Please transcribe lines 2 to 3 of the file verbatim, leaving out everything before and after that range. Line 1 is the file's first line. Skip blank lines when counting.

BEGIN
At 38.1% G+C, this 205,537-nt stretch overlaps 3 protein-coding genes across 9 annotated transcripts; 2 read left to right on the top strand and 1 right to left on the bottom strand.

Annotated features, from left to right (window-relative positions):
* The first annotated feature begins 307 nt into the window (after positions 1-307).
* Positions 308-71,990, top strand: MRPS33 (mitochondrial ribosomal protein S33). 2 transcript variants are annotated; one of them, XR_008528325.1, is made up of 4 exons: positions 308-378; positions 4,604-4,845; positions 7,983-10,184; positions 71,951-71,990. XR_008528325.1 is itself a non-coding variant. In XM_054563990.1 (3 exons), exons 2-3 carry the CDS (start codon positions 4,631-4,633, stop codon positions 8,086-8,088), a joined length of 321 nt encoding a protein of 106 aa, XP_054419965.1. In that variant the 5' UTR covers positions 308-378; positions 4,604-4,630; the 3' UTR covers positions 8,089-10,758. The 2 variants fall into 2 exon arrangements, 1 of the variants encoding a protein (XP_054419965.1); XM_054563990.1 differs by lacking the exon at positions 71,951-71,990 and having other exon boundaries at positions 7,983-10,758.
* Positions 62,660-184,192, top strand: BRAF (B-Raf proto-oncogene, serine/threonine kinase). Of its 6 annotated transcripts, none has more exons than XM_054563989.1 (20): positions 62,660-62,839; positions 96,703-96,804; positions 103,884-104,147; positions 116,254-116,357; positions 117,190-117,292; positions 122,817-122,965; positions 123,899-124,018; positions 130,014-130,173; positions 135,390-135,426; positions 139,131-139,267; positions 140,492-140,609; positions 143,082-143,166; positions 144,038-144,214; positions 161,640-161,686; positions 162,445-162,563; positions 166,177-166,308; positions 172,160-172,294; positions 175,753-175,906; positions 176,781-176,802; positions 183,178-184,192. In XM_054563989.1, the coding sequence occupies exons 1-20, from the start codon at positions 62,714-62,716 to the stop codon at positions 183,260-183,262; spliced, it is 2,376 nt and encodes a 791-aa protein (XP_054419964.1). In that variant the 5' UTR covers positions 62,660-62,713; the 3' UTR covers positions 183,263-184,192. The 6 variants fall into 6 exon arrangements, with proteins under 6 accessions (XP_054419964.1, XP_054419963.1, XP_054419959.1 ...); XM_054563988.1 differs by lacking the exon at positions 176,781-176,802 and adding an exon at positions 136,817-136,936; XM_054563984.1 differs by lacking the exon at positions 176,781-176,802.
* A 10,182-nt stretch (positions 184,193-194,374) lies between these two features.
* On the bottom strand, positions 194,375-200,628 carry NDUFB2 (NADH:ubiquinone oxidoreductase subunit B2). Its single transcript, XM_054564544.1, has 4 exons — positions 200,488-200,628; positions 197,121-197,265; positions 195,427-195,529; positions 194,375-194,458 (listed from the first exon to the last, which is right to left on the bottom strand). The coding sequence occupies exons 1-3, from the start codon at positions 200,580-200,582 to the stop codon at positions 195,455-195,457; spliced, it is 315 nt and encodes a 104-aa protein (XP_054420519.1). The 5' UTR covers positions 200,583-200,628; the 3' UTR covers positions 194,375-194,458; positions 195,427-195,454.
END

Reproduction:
Annotated features, from left to right (window-relative positions):
* The first annotated feature begins 307 nt into the window (after positions 1-307).